This chart shows that the rate of sea level rise has two components. The first is the underlying increase in the rate of sea level rise, this is 0.0141 mm/year/year as seen in the first chart. The second is a cyclical component with an amplitude of plus or minus 0.6 mm/year and a periodicity of around 50 years.

And the orange line? Climate scientists have detected a number of cycles in observed climate data. One of these is called the Atlantic Multidecadal Oscillation (AMO). It is based on sea temperatures in the northern part of the Atlantic Ocean. When the values of this oscillation are plotted along with the detrended rate of sea level rise they show a high degree of synchronicity. It cannot be argued that the AMO causes the variation in the rate of sea level rise. On other hand, it could be argued that both phenomena share an unknown forcing agent.



Sea Levels - Pacific Islands

There is concern that sea level rise might threaten the existence of some small island communities.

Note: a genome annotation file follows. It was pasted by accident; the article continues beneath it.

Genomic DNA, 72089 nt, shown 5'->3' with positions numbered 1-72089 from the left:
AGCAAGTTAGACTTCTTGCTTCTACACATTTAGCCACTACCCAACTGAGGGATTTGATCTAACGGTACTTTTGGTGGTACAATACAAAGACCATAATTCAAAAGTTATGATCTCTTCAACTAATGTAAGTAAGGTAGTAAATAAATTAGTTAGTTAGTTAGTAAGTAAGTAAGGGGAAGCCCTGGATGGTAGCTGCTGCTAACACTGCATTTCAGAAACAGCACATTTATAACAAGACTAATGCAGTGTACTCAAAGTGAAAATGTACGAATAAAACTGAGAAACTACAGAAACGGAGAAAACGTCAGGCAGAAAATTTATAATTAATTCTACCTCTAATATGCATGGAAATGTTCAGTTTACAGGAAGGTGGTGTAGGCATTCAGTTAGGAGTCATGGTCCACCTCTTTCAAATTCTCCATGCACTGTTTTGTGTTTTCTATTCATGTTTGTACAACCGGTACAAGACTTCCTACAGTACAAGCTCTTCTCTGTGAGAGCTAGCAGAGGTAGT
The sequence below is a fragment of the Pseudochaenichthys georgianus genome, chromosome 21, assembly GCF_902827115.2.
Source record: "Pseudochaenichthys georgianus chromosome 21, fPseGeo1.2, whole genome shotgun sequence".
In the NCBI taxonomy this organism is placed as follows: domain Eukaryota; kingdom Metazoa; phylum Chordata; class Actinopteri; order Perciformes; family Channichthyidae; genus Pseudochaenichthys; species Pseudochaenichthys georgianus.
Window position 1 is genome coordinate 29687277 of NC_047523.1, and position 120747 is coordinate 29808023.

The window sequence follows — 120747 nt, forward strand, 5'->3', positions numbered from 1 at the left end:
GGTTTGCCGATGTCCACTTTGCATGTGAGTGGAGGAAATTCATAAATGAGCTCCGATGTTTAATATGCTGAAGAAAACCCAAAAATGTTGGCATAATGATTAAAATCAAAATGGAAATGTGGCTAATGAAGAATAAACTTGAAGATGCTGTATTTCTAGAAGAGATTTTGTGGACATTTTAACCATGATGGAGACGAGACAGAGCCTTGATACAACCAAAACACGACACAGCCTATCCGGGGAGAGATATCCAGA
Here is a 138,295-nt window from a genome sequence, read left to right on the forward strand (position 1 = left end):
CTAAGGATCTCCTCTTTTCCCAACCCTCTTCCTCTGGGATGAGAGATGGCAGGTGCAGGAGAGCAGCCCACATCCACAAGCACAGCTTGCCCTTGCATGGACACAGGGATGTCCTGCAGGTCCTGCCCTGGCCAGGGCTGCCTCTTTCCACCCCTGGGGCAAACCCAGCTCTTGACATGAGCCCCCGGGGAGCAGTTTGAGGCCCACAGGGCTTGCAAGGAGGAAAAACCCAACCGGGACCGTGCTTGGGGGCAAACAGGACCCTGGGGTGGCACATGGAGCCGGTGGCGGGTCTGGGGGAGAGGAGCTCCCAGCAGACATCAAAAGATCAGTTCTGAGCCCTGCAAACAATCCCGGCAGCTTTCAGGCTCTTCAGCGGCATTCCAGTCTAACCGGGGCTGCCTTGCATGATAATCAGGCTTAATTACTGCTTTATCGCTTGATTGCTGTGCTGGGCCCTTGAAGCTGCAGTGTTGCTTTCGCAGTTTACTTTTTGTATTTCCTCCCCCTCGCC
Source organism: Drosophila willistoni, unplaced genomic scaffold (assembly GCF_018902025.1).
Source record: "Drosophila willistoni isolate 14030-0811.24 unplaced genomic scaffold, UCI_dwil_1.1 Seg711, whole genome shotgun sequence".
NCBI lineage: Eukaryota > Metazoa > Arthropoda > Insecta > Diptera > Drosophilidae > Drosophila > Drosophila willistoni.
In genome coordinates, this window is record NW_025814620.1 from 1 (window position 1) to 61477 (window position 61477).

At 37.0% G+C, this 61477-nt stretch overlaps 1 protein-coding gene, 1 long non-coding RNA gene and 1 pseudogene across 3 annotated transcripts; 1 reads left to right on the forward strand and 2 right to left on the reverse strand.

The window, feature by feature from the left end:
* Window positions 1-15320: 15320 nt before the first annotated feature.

Since the early 1990s the Australian Bureau of Meteorology has been running the Pacific Sea Level Project. The continually monitor sea level, air temperature and water temperature among other parameters. Given the motto of this site “Where numbers count” this is something of which we fully approve.

Figure 1 shows the location of the monitoring sites.

Figure 2 shows a schematic layout of a typical station.

In a recent update of our web site
... we plot the values of sea level for a twelve stations in the network. The data of these stations were summarised by the following figure 3.

Two factors are very evident. Firstly sea levels are rising: a trend line through the average of all stations gives a rate of rise of 5 mm/year. The second very noticeable feature is the way in which sea levels were influenced by the strong El Nino of 1997.

Since I since first set up the web site I have looked at the impact of climate change on rural roads in Vanuatu. This was one of the photos I took – on the island of Ambae. It shows clear signs of coastal erosion with dead tree stumps up to 50 metres out to sea. Such erosion is common on the south coast of that island and the sea was encroaching by about 3 metres every year. However given that the problem is localised to one side of the island the reason is unlikely to due to sea level rise.